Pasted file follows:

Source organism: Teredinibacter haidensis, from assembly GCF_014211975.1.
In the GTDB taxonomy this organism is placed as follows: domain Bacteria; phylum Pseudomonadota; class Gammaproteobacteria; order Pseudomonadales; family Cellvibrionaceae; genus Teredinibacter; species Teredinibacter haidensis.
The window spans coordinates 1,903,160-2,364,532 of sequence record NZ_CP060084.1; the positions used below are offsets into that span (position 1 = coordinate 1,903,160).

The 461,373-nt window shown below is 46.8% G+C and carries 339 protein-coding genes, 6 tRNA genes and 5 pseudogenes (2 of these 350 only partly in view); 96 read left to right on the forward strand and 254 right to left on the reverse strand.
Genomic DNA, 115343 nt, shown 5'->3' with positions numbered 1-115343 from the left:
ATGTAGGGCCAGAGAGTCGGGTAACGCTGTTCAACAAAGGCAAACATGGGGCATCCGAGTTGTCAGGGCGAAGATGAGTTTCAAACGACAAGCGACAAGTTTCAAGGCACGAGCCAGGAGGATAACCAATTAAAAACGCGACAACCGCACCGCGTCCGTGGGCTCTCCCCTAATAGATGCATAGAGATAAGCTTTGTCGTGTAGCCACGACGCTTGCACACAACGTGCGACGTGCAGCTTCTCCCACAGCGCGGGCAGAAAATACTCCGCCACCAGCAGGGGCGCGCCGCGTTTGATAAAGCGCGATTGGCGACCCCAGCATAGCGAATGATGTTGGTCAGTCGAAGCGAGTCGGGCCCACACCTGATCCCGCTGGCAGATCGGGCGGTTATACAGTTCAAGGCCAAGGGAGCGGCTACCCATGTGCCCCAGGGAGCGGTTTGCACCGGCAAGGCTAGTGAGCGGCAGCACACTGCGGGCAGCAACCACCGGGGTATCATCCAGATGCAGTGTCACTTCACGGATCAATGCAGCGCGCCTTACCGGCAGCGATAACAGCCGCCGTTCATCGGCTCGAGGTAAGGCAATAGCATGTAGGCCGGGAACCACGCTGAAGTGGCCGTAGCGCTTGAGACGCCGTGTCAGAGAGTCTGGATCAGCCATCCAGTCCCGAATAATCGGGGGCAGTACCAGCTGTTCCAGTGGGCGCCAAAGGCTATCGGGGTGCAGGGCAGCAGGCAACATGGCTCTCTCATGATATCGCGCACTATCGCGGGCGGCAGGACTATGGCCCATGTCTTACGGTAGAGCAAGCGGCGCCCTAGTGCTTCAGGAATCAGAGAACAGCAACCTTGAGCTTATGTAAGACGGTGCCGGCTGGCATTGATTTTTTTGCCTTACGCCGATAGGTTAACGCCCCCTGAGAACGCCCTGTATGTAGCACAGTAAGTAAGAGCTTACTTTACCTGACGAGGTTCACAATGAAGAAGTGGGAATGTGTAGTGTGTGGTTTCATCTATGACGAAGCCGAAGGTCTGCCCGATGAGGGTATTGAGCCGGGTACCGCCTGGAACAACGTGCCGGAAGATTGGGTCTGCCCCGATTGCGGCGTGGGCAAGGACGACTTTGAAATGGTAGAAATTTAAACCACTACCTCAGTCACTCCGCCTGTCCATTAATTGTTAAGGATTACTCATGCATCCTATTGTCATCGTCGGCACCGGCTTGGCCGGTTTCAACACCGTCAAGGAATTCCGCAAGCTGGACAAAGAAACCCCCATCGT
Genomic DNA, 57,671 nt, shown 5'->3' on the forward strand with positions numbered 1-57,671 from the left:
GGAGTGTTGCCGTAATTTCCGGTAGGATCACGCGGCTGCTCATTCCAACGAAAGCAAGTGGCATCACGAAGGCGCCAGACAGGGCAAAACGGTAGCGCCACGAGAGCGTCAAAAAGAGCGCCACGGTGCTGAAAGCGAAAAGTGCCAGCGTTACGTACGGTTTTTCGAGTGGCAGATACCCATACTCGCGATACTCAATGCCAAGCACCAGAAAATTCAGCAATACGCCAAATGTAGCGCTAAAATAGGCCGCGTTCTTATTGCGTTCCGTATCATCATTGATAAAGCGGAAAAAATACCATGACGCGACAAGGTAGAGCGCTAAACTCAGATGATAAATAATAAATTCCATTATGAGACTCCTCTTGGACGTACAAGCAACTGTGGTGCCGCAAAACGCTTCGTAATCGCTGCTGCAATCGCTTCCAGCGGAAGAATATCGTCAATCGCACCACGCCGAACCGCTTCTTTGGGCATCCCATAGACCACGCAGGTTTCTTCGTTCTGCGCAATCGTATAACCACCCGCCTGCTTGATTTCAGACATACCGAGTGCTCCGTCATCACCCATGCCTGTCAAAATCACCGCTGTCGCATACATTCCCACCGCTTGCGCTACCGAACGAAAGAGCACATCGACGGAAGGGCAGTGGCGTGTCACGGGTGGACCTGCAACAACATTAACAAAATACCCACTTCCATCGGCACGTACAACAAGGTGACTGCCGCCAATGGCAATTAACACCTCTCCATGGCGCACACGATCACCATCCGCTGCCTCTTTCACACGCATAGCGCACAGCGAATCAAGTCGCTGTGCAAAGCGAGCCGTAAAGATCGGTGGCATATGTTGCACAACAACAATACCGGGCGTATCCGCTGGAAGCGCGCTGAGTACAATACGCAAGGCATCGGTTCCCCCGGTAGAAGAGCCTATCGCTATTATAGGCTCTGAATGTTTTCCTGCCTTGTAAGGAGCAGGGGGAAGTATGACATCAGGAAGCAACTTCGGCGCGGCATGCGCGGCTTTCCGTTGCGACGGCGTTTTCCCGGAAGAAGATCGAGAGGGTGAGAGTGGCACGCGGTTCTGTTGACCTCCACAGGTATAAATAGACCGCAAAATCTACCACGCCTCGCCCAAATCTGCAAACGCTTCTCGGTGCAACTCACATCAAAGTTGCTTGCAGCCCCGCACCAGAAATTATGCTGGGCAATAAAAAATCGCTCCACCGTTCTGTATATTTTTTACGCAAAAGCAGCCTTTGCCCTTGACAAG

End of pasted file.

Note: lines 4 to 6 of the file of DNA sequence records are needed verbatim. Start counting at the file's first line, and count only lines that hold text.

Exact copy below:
The 461,373-nt window shown below is 46.8% G+C and carries 339 protein-coding genes, 6 tRNA genes and 5 pseudogenes (2 of these 350 only partly in view); 96 read left to right on the forward strand and 254 right to left on the reverse strand.
Genomic DNA, 115343 nt, shown 5'->3' with positions numbered 1-115343 from the left:
ATGTAGGGCCAGAGAGTCGGGTAACGCTGTTCAACAAAGGCAAACATGGGGCATCCGAGTTGTCAGGGCGAAGATGAGTTTCAAACGACAAGCGACAAGTTTCAAGGCACGAGCCAGGAGGATAACCAATTAAAAACGCGACAACCGCACCGCGTCCGTGGGCTCTCCCCTAATAGATGCATAGAGATAAGCTTTGTCGTGTAGCCACGACGCTTGCACACAACGTGCGACGTGCAGCTTCTCCCACAGCGCGGGCAGAAAATACTCCGCCACCAGCAGGGGCGCGCCGCGTTTGATAAAGCGCGATTGGCGACCCCAGCATAGCGAATGATGTTGGTCAGTCGAAGCGAGTCGGGCCCACACCTGATCCCGCTGGCAGATCGGGCGGTTATACAGTTCAAGGCCAAGGGAGCGGCTACCCATGTGCCCCAGGGAGCGGTTTGCACCGGCAAGGCTAGTGAGCGGCAGCACACTGCGGGCAGCAACCACCGGGGTATCATCCAGATGCAGTGTCACTTCACGGATCAATGCAGCGCGCCTTACCGGCAGCGATAACAGCCGCCGTTCATCGGCTCGAGGTAAGGCAATAGCATGTAGGCCGGGAACCACGCTGAAGTGGCCGTAGCGCTTGAGACGCCGTGTCAGAGAGTCTGGATCAGCCATCCAGTCCCGAATAATCGGGGGCAGTACCAGCTGTTCCAGTGGGCGCCAAAGGCTATCGGGGTGCAGGGCAGCAGGCAACATGGCTCTCTCATGATATCGCGCACTATCGCGGGCGGCAGGACTATGGCCCATGTCTTACGGTAGAGCAAGCGGCGCCCTAGTGCTTCAGGAATCAGAGAACAGCAACCTTGAGCTTATGTAAGACGGTGCCGGCTGGCATTGATTTTTTTGCCTTACGCCGATAGGTTAACGCCCCCTGAGAACGCCCTGTATGTAGCACAGTAAGTAAGAGCTTACTTTACCTGACGAGGTTCACAATGAAGAAGTGGGAATGTGTAGTGTGTGGTTTCATCTATGACGAAGCCGAAGGTCTGCCCGATGAGGGTATTGAGCCGGGTACCGCCTGGAACAACGTGCCGGAAGATTGGGTCTGCCCCGATTGCGGCGTGGGCAAGGACGACTTTGAAATGGTAGAAATTTAAACCACTACCTCAGTCACTCCGCCTGTCCATTAATTGTTAAGGATTACTCATGCATCCTATTGTCATCGTCGGCACCGGCTTGGCCGGTTTCAACACCGTCAAGGAATTCCGCAAGCTGGACAAAGAAACCCCCATCGT